Science and Spirits

Looking back, the choice to create Lytham Gin was an obvious one for Sara Dewhurst, writes Tracy Hargreaves

At the age of 48 and after 24 years as a chemistry teacher, the last 10 as assistant head teacher at a school in Blackpool, Sara Dewhurst from Lytham St Annes, decided it was time for a change and gave it all up to try something new. She handed in her notice and bought a deli in Lytham, which she has run for over three years. But she soon found that making sandwiches and selling salads wasn’t enough and she was missing the science and the fun of experimenting she’d had in her teaching career. Sara, together with husband Paul, who used to specialise in manufacturing processes and systems at one of the largest food and beverage companies in the world, decided over Christmas 2017, to create their own gin and so Lytham Gin was born. In fact, they wonder why it took them so long to come up with the idea in the first place!

“Creating the business and learning about how to make gin with all the different styles and tastes gin has to offer has been one of the most interesting and exciting periods of our lives.” said Sara. “We don’t have any aspirations to be the new Hendricks, for us the most important thing is producing small batch gin with love and authenticity.”

Their company is called Sandgrown Spirits, which comes from the fact that Sara is a Sandgrown’un, (someone who is born and raised on the west of Lancashire), a beautiful part of north west England. “I wanted the company to have some connection with where I grew up and live, so it seemed the perfect name,” said Sara.

Before setting anything up, they did a lot of background research, spoke to people in the industry, got all the licences required by HMRC and with the local council in place. Sara started experimenting making the gin in their utility room in their home for six weeks before finding something they were happy with. “I’ve always liked gin since I was a teenager, much to my friends’ disgust,” said Sara. “I like gin to taste of gin, so it was important to get the flavour right. They should taste good with a good quality plain tonic, you don’t need to add any other flavours. My gins are all dry and full strength, at least 40 per cent ABV.”

In April last year Sara sold her first bottle and she hasn’t looked back. Lytham Gin is now mostly available and for sale through restaurants, bars and hotels in Lytham, Blackpool and rural Fylde. She has since moved production from her home to a converted outbuilding in Lytham, which allows her to produce more bottles and she now has five different gins under her belt.

“I purchased Edith (my still) from Portugal and it allows me to make batches of up to 120 bottles at a time. Demand is increasing all the time and there is still only me, Paul and occasionally a little help from mum and dad with the orders. It’s been an amazing few months and I’m looking forward to the coming year.” Already the gin is getting a name for itself, after her London Dry Gin was shortlisted in the Gin Guide as one of the best UK gins of 2018. Considering it had only been established for a few months, it was up against recognised gins in the market place which was an incredible achievement.

“We aren’t even a year old yet, so we are planning a party to celebrate our first birthday at the end of April and are developing some new, limited edition flavours.” Sara adds and her gins are also helping the community with a couple of them donating money to local causes.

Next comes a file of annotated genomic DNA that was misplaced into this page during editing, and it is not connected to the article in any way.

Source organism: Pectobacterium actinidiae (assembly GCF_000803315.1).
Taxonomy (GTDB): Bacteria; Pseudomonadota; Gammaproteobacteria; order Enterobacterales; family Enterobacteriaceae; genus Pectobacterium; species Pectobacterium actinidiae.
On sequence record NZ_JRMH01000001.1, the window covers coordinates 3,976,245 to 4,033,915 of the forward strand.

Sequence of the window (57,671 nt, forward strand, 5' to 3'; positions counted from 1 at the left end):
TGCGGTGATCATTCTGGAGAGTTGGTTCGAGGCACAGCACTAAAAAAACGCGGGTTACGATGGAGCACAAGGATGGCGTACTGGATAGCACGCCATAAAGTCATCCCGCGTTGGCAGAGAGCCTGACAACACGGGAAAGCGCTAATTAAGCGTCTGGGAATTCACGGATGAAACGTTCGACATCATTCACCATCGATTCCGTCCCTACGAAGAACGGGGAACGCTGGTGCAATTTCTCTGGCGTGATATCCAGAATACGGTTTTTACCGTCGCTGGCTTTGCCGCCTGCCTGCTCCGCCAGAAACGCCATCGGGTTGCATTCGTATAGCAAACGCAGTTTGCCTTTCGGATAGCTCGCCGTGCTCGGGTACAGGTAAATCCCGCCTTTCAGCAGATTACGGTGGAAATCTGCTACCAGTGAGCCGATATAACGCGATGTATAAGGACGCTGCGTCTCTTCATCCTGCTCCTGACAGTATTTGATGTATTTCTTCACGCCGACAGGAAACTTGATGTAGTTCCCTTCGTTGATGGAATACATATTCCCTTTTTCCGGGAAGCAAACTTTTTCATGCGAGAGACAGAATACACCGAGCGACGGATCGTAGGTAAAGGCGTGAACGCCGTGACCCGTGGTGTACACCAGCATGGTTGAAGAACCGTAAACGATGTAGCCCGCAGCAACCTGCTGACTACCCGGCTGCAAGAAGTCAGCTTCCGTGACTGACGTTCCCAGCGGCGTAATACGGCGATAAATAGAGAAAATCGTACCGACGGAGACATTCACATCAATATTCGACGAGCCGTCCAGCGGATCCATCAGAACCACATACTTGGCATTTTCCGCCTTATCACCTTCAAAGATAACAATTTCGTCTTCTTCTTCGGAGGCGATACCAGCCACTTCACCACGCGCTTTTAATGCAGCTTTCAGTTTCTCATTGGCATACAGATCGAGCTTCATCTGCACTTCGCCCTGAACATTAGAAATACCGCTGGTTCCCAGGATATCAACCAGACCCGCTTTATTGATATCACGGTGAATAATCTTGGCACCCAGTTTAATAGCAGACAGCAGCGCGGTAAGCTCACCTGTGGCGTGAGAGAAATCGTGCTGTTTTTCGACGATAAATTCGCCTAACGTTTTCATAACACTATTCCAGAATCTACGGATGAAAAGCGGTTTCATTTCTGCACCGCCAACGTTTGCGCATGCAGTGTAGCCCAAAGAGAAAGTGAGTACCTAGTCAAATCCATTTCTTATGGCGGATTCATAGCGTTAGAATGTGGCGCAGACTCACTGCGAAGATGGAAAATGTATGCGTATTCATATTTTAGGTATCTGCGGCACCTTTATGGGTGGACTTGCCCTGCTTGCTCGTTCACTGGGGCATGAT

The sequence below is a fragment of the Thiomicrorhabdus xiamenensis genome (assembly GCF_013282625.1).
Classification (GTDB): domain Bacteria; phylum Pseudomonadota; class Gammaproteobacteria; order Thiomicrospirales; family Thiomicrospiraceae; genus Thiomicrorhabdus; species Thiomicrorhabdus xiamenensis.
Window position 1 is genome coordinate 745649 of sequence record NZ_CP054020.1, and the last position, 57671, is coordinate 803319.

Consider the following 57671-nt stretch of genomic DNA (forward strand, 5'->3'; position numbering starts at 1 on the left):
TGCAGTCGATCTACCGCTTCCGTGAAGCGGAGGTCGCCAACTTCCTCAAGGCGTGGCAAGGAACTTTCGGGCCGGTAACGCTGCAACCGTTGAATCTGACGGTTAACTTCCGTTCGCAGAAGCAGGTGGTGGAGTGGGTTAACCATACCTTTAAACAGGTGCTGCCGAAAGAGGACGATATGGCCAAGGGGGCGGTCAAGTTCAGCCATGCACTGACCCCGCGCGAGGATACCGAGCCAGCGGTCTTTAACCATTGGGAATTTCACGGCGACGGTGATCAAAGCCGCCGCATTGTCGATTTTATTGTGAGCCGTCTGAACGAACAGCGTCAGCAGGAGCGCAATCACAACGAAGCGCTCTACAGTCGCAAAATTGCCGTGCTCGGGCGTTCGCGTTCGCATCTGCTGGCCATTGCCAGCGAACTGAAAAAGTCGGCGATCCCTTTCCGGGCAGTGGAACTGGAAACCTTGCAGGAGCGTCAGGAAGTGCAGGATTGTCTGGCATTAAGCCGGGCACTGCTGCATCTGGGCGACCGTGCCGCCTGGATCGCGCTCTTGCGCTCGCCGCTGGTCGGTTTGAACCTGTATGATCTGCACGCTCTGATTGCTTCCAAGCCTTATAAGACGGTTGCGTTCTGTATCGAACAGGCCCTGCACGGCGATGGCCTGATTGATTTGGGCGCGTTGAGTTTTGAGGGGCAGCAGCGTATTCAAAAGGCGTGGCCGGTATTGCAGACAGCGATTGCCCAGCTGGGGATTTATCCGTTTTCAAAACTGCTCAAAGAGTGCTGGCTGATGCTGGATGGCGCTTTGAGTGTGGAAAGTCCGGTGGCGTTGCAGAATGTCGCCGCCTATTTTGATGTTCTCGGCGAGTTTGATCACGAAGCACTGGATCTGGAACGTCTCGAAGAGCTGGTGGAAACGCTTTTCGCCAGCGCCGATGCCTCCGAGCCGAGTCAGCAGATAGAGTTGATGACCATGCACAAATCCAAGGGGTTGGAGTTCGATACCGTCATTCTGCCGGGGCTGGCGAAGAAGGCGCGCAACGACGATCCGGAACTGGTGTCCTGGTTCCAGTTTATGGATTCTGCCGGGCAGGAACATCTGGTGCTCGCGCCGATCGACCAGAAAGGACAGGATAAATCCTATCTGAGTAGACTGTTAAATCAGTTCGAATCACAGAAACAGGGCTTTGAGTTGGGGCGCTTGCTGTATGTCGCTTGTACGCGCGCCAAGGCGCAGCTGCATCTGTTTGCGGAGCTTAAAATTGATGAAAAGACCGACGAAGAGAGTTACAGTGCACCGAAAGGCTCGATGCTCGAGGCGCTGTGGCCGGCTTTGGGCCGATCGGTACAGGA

About The Gins
The original London Dry Gin is a traditional juniper forward dry gin with lots of citrus from orange, bitter orange and kaffir lime leaves, some spice from liquorice and some heat from grains of paradise. It’s best served with plain tonic and lime or orange rather than lemon.

Blooming Gorgeous raises money for Lytham in Bloom and is a juniper led dry gin unlike many other pink gins on the market. It’s a pink gin for genuine gin lovers with hints of rose, hibiscus and apricot. Best served with a plain tonic and summer fruits.

A special gin Sara makes exclusively for Royal Lytham Golf Club has been made from botanicals on the golf course. “Where I can gather fresh botanicals I do, like the original London Dry Gin, Royal Lytham Gin contains marsh samphire which grows out on the Ribble Estuary and also yarrow which grows on the course.”

Positively Purple is another dry gin but with a magical colour changing botanical which means it turns pink when tonic is added. Blueberries and blackberries are distilled with the other more traditional botanicals to give the gin a slight fruity flavour and it’s best served with tonic and a slice of lemon or you could add some frozen blackberries too.

Sara has also produced a version of Positively Purple for Rotary Lytham which is only available through them called Passionately Purple. It is being sold to raise money for the End Polio Now campaign and has been really successful over Christmas and she is looking forward to continuing the relationship with them throughout 2019.

“I’m so excited about what the future holds. We want to move into bigger premises and eventually take on more staff, as well as continue to develop new gins. I never thought after a career in teaching I would now be running my own company using my chemistry skills to make gin!”

The gins retail at £36 and can also be purchased at Stringers in Lytham, Penwortham Farm Shop and Deli Le Roti



Tedd Walmsley

Be the first to know

To get exclusive news, be the first to know about our special offers and competitions, sign up to Live Magazines for FREE.

Tedd Walmsley managing director of Live Magazines shares his views on the latest topics in media.

Follow him on Twitter and connect with him on LinkedIn to join the conversation